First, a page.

• Remove dough from the refrigerator and knead it on a well floured surface until smooth. Roll out to about ½-inch thick.  Cut the dough with donut cutter dipped in flour, or biscuit/cookie cutter to make fillable donuts. Reroll scraps. Place donuts and holes on parchment squares on a baking sheet.  Cover with plastic wrap and let rise in a warm, draft-free area until a little less than doubled in size.  

Frying in Oil

  • When donuts are almost completely risen, heat the oil in a deep fryer or large heavy duty Dutch oven to 320-330° F.  Carefully lower donuts, only a few at a time, into the oil, parchment and all (especially if they're sticking to the parchment). Use tongs to remove the parchment from the oil. Fry for 1-2 minutes on each side (longer for donuts without a hole in the center).
  • Remove donuts from the oil and place onto a wire rack set over a baking sheet.   Glaze or garnish and fill as desired. Donuts are best eaten fresh, but will keep for a day, well covered, and can be heated very briefly in the microwave (15 seconds or so).

Air Frying

  • Preheat air fryer to 350°F. Carefully place as many donuts as can fit in your air fryer in one layer, still on their parchment squares. "Fry" for 4 minutes (time may need adjusting depending on your specific air fryer.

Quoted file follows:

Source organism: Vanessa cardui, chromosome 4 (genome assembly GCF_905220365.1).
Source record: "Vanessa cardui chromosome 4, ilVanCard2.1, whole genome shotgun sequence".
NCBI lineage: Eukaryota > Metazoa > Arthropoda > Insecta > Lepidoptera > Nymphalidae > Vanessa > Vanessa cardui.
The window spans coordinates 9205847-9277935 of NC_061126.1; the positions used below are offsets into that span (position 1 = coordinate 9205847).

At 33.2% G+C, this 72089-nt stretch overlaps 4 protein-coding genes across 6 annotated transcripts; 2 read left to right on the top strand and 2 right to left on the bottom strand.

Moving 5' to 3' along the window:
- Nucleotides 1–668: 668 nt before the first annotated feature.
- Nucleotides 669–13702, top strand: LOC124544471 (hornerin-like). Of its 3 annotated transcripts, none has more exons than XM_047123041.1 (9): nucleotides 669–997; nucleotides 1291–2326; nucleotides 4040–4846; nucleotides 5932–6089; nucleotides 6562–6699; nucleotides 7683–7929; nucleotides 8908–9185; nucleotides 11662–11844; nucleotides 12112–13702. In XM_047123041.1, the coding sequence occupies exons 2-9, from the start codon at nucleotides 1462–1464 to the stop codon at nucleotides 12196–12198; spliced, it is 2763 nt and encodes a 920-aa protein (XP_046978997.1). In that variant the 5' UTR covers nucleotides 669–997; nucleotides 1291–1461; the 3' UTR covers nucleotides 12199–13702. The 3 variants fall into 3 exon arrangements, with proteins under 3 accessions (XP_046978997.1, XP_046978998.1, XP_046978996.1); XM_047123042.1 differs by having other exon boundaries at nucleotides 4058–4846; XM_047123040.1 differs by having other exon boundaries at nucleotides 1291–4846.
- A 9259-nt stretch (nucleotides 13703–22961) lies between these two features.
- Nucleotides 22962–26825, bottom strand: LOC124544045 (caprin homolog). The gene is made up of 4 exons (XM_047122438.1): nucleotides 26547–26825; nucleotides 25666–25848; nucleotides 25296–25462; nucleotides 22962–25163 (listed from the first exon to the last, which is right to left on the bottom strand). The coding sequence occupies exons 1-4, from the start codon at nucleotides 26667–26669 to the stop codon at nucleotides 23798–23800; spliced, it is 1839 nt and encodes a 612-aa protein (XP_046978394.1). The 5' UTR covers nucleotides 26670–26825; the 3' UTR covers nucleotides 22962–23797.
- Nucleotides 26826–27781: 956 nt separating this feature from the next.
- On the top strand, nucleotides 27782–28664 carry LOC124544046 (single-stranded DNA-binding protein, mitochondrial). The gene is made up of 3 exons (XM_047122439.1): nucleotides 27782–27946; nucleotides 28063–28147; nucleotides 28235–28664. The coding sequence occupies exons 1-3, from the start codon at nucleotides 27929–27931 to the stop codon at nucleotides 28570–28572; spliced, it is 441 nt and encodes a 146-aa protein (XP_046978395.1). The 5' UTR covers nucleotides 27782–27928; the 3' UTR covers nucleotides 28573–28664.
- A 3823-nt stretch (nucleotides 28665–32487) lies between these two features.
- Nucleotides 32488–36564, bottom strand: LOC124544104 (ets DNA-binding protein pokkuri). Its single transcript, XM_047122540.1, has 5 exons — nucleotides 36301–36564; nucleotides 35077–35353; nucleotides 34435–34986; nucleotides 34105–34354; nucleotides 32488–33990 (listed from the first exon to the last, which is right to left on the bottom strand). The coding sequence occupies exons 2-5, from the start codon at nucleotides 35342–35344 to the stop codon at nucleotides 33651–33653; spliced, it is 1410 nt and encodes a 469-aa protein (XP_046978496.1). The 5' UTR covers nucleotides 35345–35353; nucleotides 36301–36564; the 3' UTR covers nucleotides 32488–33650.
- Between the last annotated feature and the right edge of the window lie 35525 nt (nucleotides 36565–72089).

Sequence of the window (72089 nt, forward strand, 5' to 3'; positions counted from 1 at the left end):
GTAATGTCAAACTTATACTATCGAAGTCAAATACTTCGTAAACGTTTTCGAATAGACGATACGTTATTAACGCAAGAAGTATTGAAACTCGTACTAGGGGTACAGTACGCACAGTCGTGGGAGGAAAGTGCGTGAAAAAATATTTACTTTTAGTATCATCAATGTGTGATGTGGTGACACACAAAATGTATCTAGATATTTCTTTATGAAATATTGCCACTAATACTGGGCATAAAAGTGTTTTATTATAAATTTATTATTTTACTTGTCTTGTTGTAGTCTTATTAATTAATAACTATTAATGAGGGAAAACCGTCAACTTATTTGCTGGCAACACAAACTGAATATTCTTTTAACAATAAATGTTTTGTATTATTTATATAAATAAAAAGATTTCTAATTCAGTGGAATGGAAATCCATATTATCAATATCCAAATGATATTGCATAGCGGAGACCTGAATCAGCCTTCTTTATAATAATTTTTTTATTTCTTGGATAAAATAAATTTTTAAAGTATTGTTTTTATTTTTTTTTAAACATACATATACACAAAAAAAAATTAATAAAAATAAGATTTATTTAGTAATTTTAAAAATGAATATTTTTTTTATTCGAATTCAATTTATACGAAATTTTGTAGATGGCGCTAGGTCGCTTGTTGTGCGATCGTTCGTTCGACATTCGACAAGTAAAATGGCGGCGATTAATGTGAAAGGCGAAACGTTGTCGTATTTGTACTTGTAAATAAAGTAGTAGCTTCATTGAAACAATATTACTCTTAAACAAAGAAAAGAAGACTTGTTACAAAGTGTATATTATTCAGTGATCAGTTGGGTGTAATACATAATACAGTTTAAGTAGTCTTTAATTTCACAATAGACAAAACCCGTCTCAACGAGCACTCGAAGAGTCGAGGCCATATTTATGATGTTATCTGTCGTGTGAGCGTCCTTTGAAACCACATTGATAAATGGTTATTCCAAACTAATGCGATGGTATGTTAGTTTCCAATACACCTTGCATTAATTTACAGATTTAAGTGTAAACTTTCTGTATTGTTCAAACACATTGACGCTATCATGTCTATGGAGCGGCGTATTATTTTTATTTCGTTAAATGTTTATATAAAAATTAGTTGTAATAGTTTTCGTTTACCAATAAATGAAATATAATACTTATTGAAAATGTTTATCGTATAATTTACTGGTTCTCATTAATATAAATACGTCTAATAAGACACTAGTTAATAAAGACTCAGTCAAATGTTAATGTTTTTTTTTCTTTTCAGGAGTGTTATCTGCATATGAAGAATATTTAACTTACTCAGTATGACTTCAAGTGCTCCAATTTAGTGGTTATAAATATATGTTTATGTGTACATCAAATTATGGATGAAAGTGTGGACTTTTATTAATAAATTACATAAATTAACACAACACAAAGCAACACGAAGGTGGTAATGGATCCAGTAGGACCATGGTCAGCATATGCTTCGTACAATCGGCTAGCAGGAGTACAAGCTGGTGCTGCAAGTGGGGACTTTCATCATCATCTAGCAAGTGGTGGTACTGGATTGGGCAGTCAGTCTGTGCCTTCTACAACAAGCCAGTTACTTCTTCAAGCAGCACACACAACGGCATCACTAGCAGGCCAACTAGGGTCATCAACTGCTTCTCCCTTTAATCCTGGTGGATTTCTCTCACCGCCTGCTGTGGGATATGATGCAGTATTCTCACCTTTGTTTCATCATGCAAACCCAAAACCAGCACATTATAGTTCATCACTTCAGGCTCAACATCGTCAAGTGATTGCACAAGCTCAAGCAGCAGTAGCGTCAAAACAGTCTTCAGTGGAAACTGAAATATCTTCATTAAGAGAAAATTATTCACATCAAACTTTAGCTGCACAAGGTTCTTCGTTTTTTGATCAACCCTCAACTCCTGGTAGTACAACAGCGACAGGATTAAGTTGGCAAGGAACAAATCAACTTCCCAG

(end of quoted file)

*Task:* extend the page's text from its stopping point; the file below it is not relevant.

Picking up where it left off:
• Remove donuts from air fryer.   Glaze or garnish and fill as desired. To add dry toppings, such as sugar, powdered sugar, or cinnamon sugar, first dunk donuts in melted butter so toppings will adhere.

For Vanilla Glaze:

  • In the microwave, melt butter with milk in a one-quart measuring cup or bowl.  Add powdered sugar and vanilla, whisking constantly until a pourable consistency.  Dunk donuts in the glaze as desired.

For Chocolate Glaze:

  • Add unsweetened cocoa powder and corn syrup to the vanilla glaze and whisk to combine fully. If too thick, add 1 tbsp of hot top water at a time until smooth. If too thin, add more powdered sugar to thicken.

For Maple Glaze:

  • Add maple syrup and maple extract to vanilla glaze and stir or whisk to combine.

For Strawberry Glaze:

  • Add strawberries and freeze dried strawberries to vanilla glaze and use an immersion blender or regular blender to blend everything together. Adjust thickness by adding a tbsp at a time of hot water for thinner glaze, or powdered sugar, a little bit at a time, for thicker glaze.